NHL teams convert on the power play 19 percent of the time, on average, so an additional two power-play opportunities would result in 0.38 goals per team per game. That would buoy the scoring average up to 3.04 goals per team per game, a level we have seen twice in the past 20 seasons.
The American Hockey League today announced a new four-year officiating development agreement with the National Hockey League which will continue to see the AHL serve as the top development league for the NHL’s referees through 2018-19.
Under the terms of the agreement, the NHL and AHL officiating departments will continue to work together in all aspects of recruitment, training and development of on-ice officials. NHL-contracted referees will continue to be assigned to officiate approximately one-half of American Hockey League games each season, with the balance of AHL games to be worked by AHL-contracted referees who have been identified as top officiating prospects.
via Michael Russo of the Star Tribune,
Linesman Brian Mach became the first Minnesotan to officiate 1,000 NHL games during Friday’s Wild-Blackhawks game.
Mach has so many stories and memories, but here are his two favorite:
His very first faceoff during a 2000 preseason game in Denver. After an offside, Mach dropped the puck between Dallas’ Mike Modano and Colorado’s Joe Sakic. Modano inexplicably fell on top of the puck, Sakic inexplicably put his hand on top of Modano. Mach blew his whistle, and the two future Hall of Famers stood up, took their gloves off, shook Mach’s hand and said, “Congrats, we wish you the best of luck.
“It just floored me. A kid from Little Falls, Minnesota, and those two stars knew right then and there that was my first puck drop. I was just flabbergasted.”
The second involves Modano, too. After 9/11, NHL officials spent much of the 2001 preseason traveling on team charters. Mach flew to a couple of games with the Stars.
During Mach’s first season as an NHL official, “Modano would always win my faceoffs, like religiously win them.”
On the team plane, Mach spotted Modano studying video and saw himself on the screen. “Modano goes to me, ‘You know how I win every faceoff from you?’ ” Mach said. “I said, ‘Yeah, how do you do it?’ He goes, ‘Watch your pointer finger on your right hand.’ I would just move it enough on the puck right before I dropped the puck that he knew it was going down.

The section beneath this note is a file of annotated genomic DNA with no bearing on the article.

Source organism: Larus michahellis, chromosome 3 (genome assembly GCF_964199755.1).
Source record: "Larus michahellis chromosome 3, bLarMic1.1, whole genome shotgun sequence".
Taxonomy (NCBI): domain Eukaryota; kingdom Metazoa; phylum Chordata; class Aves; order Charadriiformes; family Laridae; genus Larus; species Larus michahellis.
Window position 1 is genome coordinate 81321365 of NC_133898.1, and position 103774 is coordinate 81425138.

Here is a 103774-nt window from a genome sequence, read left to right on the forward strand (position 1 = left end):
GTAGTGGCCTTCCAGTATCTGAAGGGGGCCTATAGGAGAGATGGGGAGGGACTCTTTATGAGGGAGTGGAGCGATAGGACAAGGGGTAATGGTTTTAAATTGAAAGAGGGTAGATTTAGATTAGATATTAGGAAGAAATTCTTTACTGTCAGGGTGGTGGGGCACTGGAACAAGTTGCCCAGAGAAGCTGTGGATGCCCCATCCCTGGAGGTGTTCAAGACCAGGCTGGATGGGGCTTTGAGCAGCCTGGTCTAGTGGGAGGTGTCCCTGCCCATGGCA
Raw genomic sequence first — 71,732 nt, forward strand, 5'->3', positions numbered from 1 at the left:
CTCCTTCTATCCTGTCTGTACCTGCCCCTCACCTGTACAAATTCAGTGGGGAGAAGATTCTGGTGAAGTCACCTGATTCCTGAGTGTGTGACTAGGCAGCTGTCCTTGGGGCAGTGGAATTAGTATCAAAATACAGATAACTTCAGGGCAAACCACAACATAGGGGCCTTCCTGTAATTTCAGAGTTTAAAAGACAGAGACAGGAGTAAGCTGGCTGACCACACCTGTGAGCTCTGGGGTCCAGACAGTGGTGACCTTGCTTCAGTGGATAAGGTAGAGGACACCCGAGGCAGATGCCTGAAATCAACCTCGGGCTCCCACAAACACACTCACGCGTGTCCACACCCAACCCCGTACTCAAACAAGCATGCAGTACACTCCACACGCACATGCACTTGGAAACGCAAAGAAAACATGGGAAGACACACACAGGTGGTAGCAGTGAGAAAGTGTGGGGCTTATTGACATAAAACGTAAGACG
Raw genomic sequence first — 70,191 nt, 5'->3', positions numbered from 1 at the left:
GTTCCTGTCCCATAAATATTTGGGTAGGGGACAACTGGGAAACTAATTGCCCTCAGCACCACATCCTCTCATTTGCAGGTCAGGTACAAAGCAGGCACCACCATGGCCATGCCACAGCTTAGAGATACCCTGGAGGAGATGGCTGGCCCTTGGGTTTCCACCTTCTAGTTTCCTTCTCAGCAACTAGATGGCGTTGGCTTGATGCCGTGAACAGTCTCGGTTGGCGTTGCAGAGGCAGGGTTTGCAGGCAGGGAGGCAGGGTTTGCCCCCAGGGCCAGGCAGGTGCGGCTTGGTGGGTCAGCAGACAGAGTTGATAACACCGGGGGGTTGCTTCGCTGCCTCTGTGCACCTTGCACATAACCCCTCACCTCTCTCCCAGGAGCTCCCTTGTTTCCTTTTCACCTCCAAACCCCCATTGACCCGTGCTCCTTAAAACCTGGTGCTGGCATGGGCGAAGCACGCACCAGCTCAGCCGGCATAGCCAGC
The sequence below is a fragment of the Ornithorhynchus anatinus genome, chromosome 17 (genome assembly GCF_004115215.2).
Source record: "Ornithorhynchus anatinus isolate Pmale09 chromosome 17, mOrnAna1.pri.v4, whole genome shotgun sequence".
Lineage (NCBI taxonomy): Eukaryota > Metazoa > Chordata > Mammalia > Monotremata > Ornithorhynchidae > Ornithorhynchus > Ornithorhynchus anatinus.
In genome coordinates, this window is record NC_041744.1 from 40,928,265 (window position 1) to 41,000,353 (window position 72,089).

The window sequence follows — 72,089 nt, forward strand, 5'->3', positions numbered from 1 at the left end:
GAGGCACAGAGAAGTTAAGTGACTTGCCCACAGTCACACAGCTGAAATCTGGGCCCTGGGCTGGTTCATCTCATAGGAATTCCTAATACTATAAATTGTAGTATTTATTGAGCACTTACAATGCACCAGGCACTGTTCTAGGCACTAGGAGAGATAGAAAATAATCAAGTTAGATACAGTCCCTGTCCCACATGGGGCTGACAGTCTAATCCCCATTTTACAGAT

“The next night, on the ice, my first faceoff with Modano, I had my finger glued to that puck. I dropped it, he lost it clean and he looked at me and goes, ‘Wow.’ I just giggled. He said, ‘I’m never telling you another thing again.’ ”
Don Cherry talks about the new overtime format, the Maple Leafs issues at the net and goes on a rant about what is happening to the Toronto Blue Jays.
Plus a few more topics including some of the rookies...
John Shannon of Sportsnet with the explanation.
from Tim Wharnsby at NHL.com,
O'Rourke was the official down low and signaled a goal, but Toronto Maple Leafs coach Mike Babcock decided to challenge the call on the ice after his assistant in the press box, Andrew Brewer, notified the bench there was goaltender interference on the play.
"I didn't challenge nothing," Babcock said. "[Brewer] yelled in [assistant coach] Jim Hiller's ear and Jim said, 'We're challenging.' Then they were good enough to put it up on the screen, so I knew by time the ref got over there we'd win it."
The Maple Leafs won the challenge but lost Babcock's debut as Maple Leafs coach, 3-1 at Air Canada Centre.
A team is allowed to challenge only if it hasn't used its timeout. If the challenge is unsuccessful, the team is charged its timeout.
O'Rourke said after the game he knew there was contact with Maple Leafs goalie Jonathan Bernier but thought the skate of Toronto defenseman Matt Hunwick ran into the goalie, not the stick of Montreal forward Tomas Plekanec as the replay showed.
So after the goal was scored, O'Rourke skated to the penalty box to report the scoring play to the official scorer. Referee Frederick L'Ecuyer stopped in front of the benches to supervise the next line change.
That's when the Maple Leafs made their decision to challenge. L'Ecuyer informed O'Rourke, and L'Ecuyer made an announcement to the fans.
O'Rourke then was handed the 4-G video monitor and was put in touch on a headset with the NHL Situation Room in Toronto. He viewed "two or three" replays and overturned his call.
"We had what we thought we saw on the ice," O'Rourke said. "[The situation room] said, 'Here's the replay, take a look at it.' Once you saw the overhead replay, it was pretty cut and dry.
About Kukla's Korner Hockey
Paul Kukla founded Kukla’s Korner in 2005 and the site has since become the must-read site on the ‘net for all the latest happenings around the NHL.